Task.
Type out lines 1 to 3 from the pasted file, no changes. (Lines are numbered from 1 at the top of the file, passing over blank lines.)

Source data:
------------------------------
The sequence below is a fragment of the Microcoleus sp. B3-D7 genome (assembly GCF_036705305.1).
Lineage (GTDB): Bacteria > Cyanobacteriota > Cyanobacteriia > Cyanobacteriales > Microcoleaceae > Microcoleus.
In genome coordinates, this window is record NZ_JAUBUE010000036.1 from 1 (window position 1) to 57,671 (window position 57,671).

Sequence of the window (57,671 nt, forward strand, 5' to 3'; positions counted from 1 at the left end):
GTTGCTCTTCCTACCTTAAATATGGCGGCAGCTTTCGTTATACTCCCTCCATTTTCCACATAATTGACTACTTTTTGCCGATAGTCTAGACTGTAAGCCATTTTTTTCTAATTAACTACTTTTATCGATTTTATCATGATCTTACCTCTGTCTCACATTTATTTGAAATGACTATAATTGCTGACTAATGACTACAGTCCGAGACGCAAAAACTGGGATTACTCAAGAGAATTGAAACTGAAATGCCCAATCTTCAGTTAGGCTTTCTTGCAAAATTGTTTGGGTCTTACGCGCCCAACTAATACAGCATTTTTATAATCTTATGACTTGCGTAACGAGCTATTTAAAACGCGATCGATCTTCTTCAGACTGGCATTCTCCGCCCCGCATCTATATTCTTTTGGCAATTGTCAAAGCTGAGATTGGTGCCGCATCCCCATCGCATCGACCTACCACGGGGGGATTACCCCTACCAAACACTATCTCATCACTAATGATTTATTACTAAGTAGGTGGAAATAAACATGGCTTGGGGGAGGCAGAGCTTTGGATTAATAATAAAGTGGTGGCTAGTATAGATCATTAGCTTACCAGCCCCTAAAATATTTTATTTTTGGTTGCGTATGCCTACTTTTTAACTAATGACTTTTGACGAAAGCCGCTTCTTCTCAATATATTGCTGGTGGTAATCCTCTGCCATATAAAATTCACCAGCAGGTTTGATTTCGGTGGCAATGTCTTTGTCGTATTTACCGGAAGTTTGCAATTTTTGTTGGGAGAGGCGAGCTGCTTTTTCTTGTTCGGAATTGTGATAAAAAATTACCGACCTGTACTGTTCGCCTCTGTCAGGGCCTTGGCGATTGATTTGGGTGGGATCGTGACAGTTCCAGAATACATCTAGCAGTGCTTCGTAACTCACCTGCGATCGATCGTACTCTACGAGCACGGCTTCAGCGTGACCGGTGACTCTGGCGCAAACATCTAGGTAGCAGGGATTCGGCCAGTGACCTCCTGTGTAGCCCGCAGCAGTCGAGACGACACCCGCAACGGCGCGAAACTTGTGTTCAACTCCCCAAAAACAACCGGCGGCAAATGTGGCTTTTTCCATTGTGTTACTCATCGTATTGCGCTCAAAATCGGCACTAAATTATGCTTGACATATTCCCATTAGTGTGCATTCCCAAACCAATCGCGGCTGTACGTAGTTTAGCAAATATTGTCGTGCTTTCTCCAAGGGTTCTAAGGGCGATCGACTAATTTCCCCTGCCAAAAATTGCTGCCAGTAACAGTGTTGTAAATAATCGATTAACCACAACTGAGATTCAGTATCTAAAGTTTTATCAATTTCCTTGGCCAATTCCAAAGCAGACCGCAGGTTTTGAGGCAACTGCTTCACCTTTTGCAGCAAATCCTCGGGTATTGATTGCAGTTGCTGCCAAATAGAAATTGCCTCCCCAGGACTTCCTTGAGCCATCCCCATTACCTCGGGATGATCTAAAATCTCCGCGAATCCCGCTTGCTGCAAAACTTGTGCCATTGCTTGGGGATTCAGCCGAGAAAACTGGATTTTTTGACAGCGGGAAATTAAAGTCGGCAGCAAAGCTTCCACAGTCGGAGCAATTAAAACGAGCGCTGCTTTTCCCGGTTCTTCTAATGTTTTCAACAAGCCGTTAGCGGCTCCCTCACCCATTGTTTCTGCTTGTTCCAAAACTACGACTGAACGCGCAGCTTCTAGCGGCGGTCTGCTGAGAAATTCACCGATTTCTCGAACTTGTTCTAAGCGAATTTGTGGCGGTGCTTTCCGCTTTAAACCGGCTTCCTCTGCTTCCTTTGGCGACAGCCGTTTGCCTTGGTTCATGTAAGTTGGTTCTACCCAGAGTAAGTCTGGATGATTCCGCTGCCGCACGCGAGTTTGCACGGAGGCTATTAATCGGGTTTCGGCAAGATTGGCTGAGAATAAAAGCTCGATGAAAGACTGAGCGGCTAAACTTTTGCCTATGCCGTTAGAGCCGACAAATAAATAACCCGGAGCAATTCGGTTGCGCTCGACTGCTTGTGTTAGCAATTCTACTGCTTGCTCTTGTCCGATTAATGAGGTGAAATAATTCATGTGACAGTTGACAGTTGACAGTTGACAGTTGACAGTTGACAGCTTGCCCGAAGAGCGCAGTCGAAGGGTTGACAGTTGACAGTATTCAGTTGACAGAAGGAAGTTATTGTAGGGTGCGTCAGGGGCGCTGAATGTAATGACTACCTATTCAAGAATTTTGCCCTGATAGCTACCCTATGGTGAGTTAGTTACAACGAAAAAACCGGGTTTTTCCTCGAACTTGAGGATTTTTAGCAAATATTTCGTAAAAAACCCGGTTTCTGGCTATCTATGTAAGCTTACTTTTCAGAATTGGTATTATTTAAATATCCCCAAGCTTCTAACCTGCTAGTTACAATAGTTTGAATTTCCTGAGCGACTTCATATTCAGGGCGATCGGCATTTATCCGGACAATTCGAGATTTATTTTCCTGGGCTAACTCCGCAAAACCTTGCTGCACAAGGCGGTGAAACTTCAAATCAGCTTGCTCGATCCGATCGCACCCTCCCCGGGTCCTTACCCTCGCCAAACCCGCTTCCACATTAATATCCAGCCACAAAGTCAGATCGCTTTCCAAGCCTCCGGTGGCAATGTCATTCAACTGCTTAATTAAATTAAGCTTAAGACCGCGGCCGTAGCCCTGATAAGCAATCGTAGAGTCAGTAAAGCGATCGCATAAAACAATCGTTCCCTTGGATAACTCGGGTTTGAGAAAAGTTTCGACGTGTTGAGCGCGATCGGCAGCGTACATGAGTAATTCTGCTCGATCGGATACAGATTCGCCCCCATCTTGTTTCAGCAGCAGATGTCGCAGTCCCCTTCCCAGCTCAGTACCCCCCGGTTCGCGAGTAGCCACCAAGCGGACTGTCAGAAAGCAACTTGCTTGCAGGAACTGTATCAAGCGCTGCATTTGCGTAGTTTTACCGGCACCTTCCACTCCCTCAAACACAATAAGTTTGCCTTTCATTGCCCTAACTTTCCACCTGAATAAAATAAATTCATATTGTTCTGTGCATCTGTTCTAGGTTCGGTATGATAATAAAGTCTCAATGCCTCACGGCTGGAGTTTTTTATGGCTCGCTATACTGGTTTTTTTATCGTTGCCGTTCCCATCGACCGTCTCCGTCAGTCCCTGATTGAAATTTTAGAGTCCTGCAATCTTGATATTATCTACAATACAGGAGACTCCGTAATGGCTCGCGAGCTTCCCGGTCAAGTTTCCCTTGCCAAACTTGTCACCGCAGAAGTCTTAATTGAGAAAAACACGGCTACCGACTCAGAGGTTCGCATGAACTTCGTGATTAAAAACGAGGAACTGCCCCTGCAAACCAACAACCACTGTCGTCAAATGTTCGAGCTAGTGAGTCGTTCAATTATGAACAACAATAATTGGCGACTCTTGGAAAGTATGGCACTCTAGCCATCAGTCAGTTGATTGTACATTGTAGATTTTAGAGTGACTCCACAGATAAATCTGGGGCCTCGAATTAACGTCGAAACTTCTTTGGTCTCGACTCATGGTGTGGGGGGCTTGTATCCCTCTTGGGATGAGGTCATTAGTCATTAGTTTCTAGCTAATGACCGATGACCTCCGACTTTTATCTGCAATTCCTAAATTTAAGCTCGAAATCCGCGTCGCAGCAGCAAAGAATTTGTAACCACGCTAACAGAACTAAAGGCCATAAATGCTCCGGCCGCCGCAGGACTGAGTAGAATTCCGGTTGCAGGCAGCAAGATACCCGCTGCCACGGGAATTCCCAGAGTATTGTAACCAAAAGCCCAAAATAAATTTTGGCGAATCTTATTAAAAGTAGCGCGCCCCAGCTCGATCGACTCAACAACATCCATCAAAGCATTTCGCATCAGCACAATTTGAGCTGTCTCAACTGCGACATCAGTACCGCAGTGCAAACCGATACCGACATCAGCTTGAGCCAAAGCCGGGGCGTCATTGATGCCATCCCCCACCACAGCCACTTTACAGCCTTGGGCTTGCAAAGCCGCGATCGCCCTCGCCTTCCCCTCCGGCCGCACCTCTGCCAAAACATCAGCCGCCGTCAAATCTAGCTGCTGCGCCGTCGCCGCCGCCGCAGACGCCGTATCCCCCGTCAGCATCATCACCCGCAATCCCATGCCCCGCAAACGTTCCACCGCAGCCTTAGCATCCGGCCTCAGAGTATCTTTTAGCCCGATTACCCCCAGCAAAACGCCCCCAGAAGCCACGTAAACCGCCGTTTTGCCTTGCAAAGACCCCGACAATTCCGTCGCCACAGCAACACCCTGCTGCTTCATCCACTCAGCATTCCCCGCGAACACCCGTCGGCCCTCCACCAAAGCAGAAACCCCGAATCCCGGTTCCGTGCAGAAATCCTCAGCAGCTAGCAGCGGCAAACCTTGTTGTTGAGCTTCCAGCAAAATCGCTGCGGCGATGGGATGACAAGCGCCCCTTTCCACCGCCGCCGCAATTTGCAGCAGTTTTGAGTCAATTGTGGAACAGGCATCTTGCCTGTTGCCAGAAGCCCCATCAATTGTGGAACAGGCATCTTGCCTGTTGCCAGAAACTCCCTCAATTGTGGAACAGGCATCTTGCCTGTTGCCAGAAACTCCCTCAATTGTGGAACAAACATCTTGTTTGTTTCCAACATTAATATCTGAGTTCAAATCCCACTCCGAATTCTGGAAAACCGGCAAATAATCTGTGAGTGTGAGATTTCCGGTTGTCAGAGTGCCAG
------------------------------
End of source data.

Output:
The sequence below is a fragment of the Microcoleus sp. B3-D7 genome (assembly GCF_036705305.1).
Lineage (GTDB): Bacteria > Cyanobacteriota > Cyanobacteriia > Cyanobacteriales > Microcoleaceae > Microcoleus.
In genome coordinates, this window is record NZ_JAUBUE010000036.1 from 1 (window position 1) to 57,671 (window position 57,671).